Dancer Isabella McNamee spends all her time not at school in the studio

Teen gives back: En Pointe

Hero Holiday offers glimpse into humanitarian work

Although a Saanich resident, Isabella McNamee adores Oak Bay High, intentionally selecting it upon leaving Cedar Hill middle school because of the myriad programs and opportunities.

“You can step foot into Oak Bay High in Grade 9 and say this is my section, for me it’s arts, and you have 30 different ways to express that,” she explained.

Right upon entering the school, the avid dancer tackled a rite of passage at Oak Bay High, applying for the Hero Holiday, submitting an essay alongside 150 of her peers.

As one of about 30 selected, the 15-year-old spent her spring break on a humanitarian adventure to Vicente Guerrero, Mexico to build houses for impoverished families.

“It was amazing. I have 32 new best friends,” she said. “There’s nothing to worry about. You know they’re good people. They wouldn’t be there if they weren’t.”

She worked on a home built for a mom and dad with a nine-year-old girl. The mother also had two children working in Tijuana who she hoped to lure back with a home.

“It took us four days. I thought it would take years,” McNamee said, of the house built for a family of three in Mexico. The group built two homes, and furnished them right down to toys for the kids.

In the 18 months between group selection and the trip, the group raised $32,000 and gathered bags full of donations.

They held a jail or bail at school, silent auction and masquerade ball and a ‘last dance’ in the East Gym at Oak Bay High that drew alumni.

McNamee travelled south with two big bags full, one completely stuffed with donation items. She returned with one light bag.

“Your nice shoes, the runners you’re wearing, you leave,” she said. “Everything there is being used more that it would be here.”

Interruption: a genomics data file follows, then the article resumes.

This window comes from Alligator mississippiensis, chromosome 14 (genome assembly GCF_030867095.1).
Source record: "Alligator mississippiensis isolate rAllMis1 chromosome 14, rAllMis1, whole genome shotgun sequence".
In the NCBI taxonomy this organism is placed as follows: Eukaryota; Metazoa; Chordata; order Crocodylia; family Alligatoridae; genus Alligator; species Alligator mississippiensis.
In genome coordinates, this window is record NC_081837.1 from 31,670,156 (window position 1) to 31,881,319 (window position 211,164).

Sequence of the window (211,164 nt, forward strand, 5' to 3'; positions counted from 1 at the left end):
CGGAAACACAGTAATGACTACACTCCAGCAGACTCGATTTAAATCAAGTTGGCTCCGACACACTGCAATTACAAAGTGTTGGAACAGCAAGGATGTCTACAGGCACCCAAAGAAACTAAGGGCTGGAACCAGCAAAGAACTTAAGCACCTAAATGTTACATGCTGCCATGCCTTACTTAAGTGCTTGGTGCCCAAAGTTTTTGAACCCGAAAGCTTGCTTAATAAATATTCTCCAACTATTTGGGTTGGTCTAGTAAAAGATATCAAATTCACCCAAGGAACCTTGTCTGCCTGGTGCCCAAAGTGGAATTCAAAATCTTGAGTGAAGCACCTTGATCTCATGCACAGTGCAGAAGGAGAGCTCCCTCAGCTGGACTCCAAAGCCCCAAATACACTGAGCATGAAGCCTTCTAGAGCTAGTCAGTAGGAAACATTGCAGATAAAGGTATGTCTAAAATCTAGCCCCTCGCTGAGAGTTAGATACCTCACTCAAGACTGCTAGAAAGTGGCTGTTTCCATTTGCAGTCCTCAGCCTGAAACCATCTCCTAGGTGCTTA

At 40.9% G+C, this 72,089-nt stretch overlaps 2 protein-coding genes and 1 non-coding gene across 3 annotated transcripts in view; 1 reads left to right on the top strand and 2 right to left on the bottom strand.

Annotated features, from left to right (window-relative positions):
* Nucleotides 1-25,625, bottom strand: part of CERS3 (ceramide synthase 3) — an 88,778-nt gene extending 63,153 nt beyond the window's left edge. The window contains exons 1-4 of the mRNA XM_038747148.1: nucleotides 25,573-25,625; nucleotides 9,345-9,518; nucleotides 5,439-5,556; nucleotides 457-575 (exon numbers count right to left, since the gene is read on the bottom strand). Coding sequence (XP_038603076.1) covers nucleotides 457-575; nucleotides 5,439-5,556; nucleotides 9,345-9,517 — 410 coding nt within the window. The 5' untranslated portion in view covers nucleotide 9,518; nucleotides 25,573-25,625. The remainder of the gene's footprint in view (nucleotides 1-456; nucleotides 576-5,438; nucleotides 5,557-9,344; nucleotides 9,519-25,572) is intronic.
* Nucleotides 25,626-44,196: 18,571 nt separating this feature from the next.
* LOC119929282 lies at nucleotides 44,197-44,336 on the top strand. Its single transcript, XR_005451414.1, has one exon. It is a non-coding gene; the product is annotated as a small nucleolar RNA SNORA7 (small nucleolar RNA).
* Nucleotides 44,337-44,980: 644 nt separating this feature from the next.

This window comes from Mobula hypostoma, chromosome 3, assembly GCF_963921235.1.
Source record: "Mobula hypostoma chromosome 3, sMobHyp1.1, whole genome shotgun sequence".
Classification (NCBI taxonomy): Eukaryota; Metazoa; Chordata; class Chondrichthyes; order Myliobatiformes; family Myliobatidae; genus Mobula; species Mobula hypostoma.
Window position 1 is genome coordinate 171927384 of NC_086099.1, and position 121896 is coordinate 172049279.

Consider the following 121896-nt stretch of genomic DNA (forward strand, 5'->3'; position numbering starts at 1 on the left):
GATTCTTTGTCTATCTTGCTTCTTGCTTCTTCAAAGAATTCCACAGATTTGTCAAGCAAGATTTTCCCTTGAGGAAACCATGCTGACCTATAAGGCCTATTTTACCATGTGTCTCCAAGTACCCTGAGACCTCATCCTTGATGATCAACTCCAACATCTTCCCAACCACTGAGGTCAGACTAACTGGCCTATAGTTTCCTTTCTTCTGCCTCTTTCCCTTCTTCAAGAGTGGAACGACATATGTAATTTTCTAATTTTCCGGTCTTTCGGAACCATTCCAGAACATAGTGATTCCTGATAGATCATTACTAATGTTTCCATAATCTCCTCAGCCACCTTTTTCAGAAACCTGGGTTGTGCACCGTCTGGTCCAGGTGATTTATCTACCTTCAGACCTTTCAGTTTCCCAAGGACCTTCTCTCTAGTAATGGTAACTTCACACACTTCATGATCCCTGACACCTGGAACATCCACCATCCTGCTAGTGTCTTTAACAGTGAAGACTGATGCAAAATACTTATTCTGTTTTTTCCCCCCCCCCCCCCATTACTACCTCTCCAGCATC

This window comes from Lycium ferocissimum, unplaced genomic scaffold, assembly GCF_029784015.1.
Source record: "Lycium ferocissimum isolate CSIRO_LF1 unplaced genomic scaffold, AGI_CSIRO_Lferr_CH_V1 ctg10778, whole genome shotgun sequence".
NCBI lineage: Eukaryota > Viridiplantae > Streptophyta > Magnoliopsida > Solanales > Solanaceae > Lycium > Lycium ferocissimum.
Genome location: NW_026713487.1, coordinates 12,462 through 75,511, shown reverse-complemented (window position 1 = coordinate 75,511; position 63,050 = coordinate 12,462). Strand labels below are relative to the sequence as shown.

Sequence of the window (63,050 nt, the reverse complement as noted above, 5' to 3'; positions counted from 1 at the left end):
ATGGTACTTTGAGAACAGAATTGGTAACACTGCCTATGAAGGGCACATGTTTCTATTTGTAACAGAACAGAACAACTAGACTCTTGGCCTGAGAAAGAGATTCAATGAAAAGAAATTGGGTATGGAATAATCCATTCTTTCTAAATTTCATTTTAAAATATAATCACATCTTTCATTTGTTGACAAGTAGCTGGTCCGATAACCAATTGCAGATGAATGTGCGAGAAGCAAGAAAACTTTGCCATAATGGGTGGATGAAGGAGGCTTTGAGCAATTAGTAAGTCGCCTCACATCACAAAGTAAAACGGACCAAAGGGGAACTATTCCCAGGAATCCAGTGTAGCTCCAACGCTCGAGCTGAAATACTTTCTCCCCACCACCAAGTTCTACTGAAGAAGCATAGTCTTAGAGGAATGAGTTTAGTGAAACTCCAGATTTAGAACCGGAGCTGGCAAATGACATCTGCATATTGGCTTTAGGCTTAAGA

“I’ll definitely be involved with Hero Holiday again next year. What that role is, I don’t know,” she said.

Her work with the Hero Holiday program and dedication to dance and sharing her knowledge are among the reasons she was awarded an Oak Bay Young Exceptional Star Award.

“I never thought of myself as one of those kids,” McNamee said of the award.

McNamee has spent her life dancing and using it as a tool to give back to the community.

From the age of three she danced with Dance Unlimited Performing Arts until last year when she shifted to a pre-professional program at the West Coast Academy of Performing Arts where she trains in ballet, modern and jazz dance alongside general conditioning work.

“I love it. It’s six days a week,” she said. “It pushes you to the breaking point. There’s something about leaving a class with your ballet shoes over your shoulder and dripping in sweat. It’s great.”

Despite the time consumed by the rigours of her own dance, she still finds the time to be an influential part of the Oak Bay High school dance program. She has become one of the lead choreographers in the program, a position usually held by a more senior student.

“I’ve always just wanted to share everything,” she said. “I love teaching; it’s one of my favourite things in the world. I love sharing knowledge.”

She’ll teach youngsters to have fun this summer, spending July as an intern with Saanich Recreation working summer camps.

“You’re having a play date every day. It’s going to be absolutely amazing and I’m going to learn so much,” she said.

With a teacher for a mom, she knows academics are important, and maintains an A-average.

“Doing my best is all I can do,” she said. “I know if grades start to slip, dance starts to slip.”

cvanreeuwyk@oakbaynews.com

 

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